Former Vice President Joe BidenJoseph (Joe) Robinette BidenResurfaced Buttigieg yearbook named him 'most likely to be president' On The Money: House Dem says marijuana banking bill will get vote in spring | Buttigieg joins striking Stop & Shop workers | US home construction slips in March | Uber gets B investment for self-driving cars The Hill's 12:30 Report: Dems face tricky balancing act after Mueller report MORE expressed some remorse on Friday for suggesting earlier this week that he would have fought President TrumpDonald John TrumpImpeachment? Not so fast without missing element of criminal intent Feds say marijuana ties could prevent immigrants from getting US citizenship Trump approval drops to 2019 low after Mueller report's release: poll MORE if the pair were in high school.

"I shouldn't have said what I said ... because I don't want to get down in the mosh pit with this guy," Biden said during an interview for the "Pod Save America" podcast.

"I did say, I used again, 'in high school,' " Biden emphasized several times. "I never, ever at any time said I would like to personally, physically, et cetera."

Biden declared at an anti-sexual assault rally in Miami earlier this week that in high school he would have taken Trump "behind the gym and beat the hell out of him."


Trump fired back in a tweet Thursday, calling his potential 2020 presidential rival weak "both mentally and physically" while saying that Biden "would go down fast and hard" if such a confrontation occurred.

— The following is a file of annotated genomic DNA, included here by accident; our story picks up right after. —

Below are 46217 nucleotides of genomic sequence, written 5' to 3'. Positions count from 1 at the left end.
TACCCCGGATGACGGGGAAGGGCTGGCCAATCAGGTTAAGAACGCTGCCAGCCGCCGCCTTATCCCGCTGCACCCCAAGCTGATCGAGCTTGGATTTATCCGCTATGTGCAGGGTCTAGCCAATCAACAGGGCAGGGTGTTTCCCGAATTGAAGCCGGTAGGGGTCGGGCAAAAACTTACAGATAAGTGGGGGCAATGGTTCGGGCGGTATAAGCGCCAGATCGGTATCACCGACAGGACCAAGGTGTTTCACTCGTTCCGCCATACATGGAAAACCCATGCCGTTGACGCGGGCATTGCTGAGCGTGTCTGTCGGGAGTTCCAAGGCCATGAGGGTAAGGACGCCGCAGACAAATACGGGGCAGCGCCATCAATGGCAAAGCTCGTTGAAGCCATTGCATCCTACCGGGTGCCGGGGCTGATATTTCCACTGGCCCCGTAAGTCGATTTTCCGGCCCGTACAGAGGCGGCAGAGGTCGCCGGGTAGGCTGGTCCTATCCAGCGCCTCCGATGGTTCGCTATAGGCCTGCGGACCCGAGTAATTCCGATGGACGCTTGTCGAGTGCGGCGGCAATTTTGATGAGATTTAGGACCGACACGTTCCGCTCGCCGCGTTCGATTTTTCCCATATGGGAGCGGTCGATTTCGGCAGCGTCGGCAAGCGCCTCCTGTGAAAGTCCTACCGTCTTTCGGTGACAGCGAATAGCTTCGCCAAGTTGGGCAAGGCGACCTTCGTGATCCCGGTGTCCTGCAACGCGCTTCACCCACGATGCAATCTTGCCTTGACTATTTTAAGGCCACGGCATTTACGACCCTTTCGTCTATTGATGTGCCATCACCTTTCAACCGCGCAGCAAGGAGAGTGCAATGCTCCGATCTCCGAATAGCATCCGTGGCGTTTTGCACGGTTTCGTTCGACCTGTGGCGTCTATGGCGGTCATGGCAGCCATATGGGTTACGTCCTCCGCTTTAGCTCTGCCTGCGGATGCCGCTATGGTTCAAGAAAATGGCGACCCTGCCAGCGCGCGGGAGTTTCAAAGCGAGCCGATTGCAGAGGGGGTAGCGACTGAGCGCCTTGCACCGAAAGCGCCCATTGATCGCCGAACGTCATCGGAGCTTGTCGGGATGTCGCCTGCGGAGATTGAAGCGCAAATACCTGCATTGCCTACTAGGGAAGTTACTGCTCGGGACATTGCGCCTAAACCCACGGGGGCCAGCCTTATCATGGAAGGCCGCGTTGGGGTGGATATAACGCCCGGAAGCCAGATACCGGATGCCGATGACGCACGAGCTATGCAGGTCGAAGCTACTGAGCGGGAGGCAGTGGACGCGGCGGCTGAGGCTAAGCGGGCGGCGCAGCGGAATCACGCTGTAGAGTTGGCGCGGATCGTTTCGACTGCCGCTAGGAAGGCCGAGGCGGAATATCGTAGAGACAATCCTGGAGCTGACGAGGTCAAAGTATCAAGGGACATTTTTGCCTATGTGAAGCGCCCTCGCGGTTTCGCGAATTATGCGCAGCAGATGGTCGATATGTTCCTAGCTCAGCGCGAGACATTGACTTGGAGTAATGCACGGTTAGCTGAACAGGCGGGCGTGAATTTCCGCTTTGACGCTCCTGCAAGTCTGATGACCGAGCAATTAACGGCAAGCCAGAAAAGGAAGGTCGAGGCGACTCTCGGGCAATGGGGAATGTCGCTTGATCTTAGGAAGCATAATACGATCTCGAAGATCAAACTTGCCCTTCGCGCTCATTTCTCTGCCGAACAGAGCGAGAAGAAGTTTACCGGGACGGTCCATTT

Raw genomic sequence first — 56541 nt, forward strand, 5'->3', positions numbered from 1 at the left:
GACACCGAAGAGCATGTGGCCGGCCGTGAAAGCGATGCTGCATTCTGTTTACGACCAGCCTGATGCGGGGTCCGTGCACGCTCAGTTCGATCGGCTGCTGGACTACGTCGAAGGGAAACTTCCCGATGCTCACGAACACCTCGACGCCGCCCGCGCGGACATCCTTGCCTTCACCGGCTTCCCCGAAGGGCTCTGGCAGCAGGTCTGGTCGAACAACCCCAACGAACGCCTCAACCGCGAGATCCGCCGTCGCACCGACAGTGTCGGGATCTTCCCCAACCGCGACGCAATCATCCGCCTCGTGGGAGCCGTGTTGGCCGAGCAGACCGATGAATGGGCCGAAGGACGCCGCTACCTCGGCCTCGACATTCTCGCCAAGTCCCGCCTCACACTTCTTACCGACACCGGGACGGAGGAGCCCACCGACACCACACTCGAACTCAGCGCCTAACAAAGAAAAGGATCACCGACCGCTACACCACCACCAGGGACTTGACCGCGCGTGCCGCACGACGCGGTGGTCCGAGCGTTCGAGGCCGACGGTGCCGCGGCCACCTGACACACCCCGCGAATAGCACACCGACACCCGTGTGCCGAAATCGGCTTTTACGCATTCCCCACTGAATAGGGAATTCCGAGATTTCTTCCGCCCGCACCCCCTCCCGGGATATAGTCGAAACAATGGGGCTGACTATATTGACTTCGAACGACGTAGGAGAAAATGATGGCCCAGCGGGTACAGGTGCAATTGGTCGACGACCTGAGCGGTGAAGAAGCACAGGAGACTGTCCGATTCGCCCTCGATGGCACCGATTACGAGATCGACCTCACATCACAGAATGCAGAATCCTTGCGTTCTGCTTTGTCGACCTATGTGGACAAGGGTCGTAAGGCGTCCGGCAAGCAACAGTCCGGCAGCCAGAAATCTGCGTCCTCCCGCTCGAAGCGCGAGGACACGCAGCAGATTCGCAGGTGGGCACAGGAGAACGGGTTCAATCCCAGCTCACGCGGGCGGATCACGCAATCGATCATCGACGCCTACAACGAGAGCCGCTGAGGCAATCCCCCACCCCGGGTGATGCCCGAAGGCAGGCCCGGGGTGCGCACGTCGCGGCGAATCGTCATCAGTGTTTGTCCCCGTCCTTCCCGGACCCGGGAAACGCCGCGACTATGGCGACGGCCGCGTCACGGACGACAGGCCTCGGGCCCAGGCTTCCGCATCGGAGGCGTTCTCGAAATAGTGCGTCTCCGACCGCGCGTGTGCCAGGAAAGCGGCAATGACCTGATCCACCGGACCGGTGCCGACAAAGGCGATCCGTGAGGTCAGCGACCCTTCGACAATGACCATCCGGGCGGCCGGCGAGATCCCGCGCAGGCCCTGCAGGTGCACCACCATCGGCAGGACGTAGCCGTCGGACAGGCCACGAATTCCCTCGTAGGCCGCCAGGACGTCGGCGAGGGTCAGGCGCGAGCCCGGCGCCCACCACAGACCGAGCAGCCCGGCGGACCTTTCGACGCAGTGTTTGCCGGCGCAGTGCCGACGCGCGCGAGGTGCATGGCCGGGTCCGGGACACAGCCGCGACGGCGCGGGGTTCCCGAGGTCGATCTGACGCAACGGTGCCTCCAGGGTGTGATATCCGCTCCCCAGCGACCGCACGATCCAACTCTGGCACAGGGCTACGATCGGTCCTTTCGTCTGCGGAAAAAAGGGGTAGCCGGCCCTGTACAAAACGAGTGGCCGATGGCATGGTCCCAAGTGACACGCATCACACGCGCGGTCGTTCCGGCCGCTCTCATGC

Biden noted Friday that he first suggested a high school-era altercation with Trump during the 2016 campaign when blasting the then-businessman over his lewd comments on tape boasting about grabbing women without their consent.

"Now the idea that I would actually physically get in a contest with the president of the United States or anybody else now is not what I said and is not what this was about," Biden said.

He said he didn't want Trump's "vulgar" comments on the 2005 "Access Hollywood" tape revealed weeks before the 2016 election to leave some men thinking it's OK to behave similarly.

"I think it's important to continue to make the point: women are entitled to be treated with respect, damn it. And it's about time we men stand up."

Biden made the comments in the interview with the former Obama staffers who host the podcast after they suggested several names for Biden and Trump's "fight," including the "Scranton Squabble," "1600 Punchsylvania Avenue" and "Spar-A-Lago."

"I think they're all good, guys," Biden said.